$140K Titanic submarine tours off Newfoundland coast 'not a luxury trip'
Starting next year, a private American company will begin offering submarine tours of The Titanic wreckage off the coast of Newfoundland for $140,000 a pop.
But despite the hefty price tag, OceanGate Expeditions CEO Stockton Rush says people should not sign up expecting a vacation.
"It's not a luxury trip. They're not going to be treated like they might when they go to a five-star resort," Rush told As It Happens host Carol Off. "It's very much being part of the crew and doing something to advance the knowledge about The Titanic."
In fact, these wealthy tourists — or "mission specialists," as OceanGate calls them — are basically there to fund what OceanGate says are scientific expeditions aimed at generating a 3D model of the UNESCO Underwater Heritage site before it's lost forever to the passage of time.
<a href="https://twitter.com/hashtag/Titanic?src=hash">#Titanic</a> Survey Expedition will be conducted in collaboration w/ Advanced Imaging and Visualization Laboratory at <a href="https://twitter.com/WHOI">@WHOI</a> <a href="https://twitter.com/hashtag/mannedsubmersible?src=hash">#mannedsubmersible</a> <a href="https://t.co/WM71WtGbEs">pic.twitter.com/WM71WtGbEs</a>—@OceanGate
OceanGate has already booked 54 passengers, enough to cover the entirety of 2018 and the first two weeks of 2019. They've screened every applicant, Rush says, and even rejected a few.
"Some people have come to us and it's quite clear they want a luxury yacht and it's a very nice offshore supply vehicle that we're using, but it's not a luxury by any stretch," he said.
So what does a mission specialist do?
"You would meet up in St. John's on a Thursday night. On Friday, you would go through helicopter underwater egress training," he said. "You actually get in a helicopter fuselage and are dropped into a pool and you learn how to get out of that."
The next day you're off to OceanGate's offshore supply vehicle at the site of the April 1912 shipwreck.
The mission specialists will then take turns visiting the wreckage in OceanGate's Cyclops 2, a five-person submarine, which Rush says is "sort of like a Suburban without the seats in it."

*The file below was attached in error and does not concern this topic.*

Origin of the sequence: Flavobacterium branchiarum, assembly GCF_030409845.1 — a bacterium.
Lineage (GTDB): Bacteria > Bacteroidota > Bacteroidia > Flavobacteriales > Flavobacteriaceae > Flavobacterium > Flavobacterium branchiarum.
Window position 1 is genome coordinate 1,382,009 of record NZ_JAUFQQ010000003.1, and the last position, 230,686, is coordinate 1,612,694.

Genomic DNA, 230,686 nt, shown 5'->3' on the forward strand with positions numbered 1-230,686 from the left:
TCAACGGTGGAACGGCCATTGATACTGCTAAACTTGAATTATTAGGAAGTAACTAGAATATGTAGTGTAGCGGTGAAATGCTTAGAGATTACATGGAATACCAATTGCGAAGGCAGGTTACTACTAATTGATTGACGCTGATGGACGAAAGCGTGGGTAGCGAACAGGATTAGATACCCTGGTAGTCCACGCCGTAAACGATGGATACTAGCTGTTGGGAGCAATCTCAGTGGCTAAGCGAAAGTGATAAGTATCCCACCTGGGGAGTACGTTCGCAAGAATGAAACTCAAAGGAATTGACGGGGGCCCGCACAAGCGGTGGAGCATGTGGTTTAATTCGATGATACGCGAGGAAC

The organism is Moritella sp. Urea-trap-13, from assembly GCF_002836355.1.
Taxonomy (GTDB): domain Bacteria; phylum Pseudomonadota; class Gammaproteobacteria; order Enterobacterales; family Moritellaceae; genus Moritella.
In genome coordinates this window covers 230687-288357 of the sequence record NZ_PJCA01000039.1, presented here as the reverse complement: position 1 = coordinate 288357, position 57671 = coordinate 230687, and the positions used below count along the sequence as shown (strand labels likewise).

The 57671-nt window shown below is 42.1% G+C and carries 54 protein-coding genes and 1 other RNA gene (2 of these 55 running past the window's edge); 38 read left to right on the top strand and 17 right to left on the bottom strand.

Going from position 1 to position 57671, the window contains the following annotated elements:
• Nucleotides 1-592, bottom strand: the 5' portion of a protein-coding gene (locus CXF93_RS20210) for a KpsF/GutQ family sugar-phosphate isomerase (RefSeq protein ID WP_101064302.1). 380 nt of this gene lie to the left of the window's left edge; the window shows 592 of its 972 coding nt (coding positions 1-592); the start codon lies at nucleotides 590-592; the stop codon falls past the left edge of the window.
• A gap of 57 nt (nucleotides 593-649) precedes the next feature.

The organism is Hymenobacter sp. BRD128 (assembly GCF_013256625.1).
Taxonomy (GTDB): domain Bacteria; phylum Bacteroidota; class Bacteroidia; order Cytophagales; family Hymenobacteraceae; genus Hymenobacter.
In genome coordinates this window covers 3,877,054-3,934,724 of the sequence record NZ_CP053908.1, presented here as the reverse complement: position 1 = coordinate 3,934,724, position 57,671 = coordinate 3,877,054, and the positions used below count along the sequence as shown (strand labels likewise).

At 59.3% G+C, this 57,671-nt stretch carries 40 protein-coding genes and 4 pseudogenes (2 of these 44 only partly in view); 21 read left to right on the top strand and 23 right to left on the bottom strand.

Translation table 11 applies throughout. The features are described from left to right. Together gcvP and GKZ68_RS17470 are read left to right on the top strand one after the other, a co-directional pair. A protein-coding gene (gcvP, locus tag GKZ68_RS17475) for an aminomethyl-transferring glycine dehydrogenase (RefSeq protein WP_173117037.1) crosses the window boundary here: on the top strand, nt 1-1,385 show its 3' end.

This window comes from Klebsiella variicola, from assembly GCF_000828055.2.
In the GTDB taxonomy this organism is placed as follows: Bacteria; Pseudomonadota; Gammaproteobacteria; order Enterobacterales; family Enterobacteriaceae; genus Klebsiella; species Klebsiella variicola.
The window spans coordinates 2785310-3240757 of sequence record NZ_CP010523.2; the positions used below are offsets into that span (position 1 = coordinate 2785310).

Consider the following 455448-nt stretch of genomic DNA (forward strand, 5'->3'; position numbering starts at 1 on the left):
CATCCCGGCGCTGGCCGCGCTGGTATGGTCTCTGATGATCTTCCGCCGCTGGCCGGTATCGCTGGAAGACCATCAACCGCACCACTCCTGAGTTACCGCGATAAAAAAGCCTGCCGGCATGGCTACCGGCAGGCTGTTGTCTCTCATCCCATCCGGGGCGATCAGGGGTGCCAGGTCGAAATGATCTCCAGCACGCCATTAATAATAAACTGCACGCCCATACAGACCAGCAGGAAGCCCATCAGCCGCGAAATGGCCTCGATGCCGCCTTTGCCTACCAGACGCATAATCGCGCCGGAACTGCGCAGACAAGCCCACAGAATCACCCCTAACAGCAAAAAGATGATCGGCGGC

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They will be the first people in more than a decade to visit the historic wreckage, which was first discovered in 1985.
"The days that people are not diving, they're topside supporting, recharging batteries, assembling data and doing other tasks," Rush said.
While the expedition will be hard work, Rush says it will be worth it for the adventure of a lifetime.
"You can see not just the wreck, but then there is a whole colony of biology that has assembled. So when shipwrecks go down, they will become artificial reefs, so we will see all kinds of deep-sea marine biology that are quite amazing, sort of very space-like creatures," he said.
"In the debris field, there's a lot of personal effects that have been scanned before and then we can maybe go and find new remnants because there's a lot of history that went down with The Titanic."
The remains of the 1,500 people who died when the luxury liner crashed into an iceberg on its maiden voyage are long gone, but Rush says the crew will still treat the wreckage as a grave site.
"We're not going to touch anything. We're not going take anything," he said. "We plan to treat it like we would Normandy or Gettysburg or any other place where a lot of people died."